Articles by Jof Enriquez

  1. Creating Ultrafast Qubits In Zinc Selenide Crystal

    Physicists at Polytechnique Montréal have successfully demonstrated how to create a qubit faster than all other existing methods by using a zinc selenide (ZnSe) crystal with tellurium impurities.

  2. South Koreans Develop World's Thinnest Photodetector

    South Korean scientists unveiled what they claim to be the world's thinnest photodetector, consisting of a 1.3 nm layer of molybdenum disulfide (MoS2), sandwiched between graphene layers and mounted over a silicon base. 

  3. Embeddable “Laser Particles” Key To MIT, Harvard Scientists’ Nano-Imaging

    Scientists at the Massachusetts Institute of Technology (MIT), Massachusetts General Hospital (MGH), and Harvard Medical School have developed a new imaging technique using tiny embedded "laser particles," which emit laser light to illuminate dense tissue. The resulting images are six times higher than what current fluorescence-based microscopes are capable of producing.

  4. Asymmetric Waveguide Makes For An Ultra-Efficient All-Optical Switch

    Scientists at the State University of New York at Buffalo have designed a new optical switch that uses an asymmetric waveguide to let a weaker "switching" control beam control a stronger signal or "output" beam.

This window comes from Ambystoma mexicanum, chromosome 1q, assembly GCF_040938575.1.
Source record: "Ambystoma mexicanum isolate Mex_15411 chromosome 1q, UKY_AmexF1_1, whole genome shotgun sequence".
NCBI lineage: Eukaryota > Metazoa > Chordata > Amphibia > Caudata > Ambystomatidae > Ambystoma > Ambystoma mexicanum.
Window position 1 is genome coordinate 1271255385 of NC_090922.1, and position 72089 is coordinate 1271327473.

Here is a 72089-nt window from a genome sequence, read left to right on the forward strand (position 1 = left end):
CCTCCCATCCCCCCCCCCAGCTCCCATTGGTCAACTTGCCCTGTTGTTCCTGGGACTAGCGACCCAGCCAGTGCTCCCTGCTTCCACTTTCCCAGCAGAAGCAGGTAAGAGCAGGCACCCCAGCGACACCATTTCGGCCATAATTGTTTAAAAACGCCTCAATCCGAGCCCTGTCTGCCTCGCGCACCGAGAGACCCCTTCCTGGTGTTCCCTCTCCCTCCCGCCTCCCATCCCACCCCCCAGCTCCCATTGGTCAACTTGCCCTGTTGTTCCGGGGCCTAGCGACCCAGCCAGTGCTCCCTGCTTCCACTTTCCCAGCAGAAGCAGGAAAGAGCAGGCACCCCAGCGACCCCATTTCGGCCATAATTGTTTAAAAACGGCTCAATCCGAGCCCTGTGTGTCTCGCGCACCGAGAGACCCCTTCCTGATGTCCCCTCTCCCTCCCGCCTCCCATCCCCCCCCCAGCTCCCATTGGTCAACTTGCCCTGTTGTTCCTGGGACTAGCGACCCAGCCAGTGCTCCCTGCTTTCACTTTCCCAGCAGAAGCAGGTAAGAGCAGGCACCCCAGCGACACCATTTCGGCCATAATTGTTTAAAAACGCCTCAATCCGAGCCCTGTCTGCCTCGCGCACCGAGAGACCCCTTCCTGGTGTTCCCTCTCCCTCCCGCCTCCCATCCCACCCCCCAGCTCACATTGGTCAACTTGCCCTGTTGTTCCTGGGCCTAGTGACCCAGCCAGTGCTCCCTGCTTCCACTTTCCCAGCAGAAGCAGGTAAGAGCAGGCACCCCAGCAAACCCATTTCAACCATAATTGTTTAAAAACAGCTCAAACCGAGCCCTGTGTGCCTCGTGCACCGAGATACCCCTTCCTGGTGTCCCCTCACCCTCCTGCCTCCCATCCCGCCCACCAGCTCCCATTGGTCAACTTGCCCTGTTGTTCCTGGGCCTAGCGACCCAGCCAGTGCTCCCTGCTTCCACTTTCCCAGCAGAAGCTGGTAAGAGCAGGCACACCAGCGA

5. Novel 2D Light Source Generates Photon Pairs

    Physicists from Julius Maximilian University of Würzburg (JMU) have designed a new light source based on transition metal dichalcogenide (TMDC) monolayers that emit photon pairs, which makes it suitable to carry encrypted information.

  6. Japanese Scientists Build Versatile Superconducting Nanowire Single-Photon Detector With Dielectric Multilayer

    Japan's National Institute of Information and Communications Technology (NICT) has devised a flexible optical design method for superconducting nanowire single-photon detectors (SSPDs or SNSPDs) that is more efficient at counting individual photons than conventional SSPDs.

  7. Scientists Discover New Multiferroic Material For Quantum Computers

    A new class of materials called multiferroic Rashba semiconductors could prove ideal for building spintronic devices and quantum computers, according to scientists at Ecole Polytechnique Federale de Lausanne (EPFL) and the Swiss Light Source (SLS) at the Paul Scherrer Institute (PSI).

  8. Twisting Light Using Two Spatial Degrees Of Freedom Could Solve Spectrum Crunch

    Researchers have demonstrated a proof-of-concept technique that twists a light beam into more than one hundred spatial modes to carry more information than what is possible through current telecommunications technologies.

  9. KATRIN Spectrometer Experiment Attempts To Measure Precise Mass Of Neutrinos

    Physicists at the Karlsruhe Institute of Technology (KIT) in Germany have switched on a 220-ton, 60 million euro ($66 million) apparatus that will attempt in the next five years to pin down the absolute mass of neutrinos – the so-called ghost particles of cosmology believed to hold vital clues to the origin and fate of the universe.

  10. Quantum MRI Machine Allows Single Molecule Microscopy

    Australian scientists have successfully used quantum bits (qubits) to act as a miniaturized magnetic resonance imaging (MRI) sensor to image the atomic structure of a single molecule – a formidable challenge in the physical biosciences.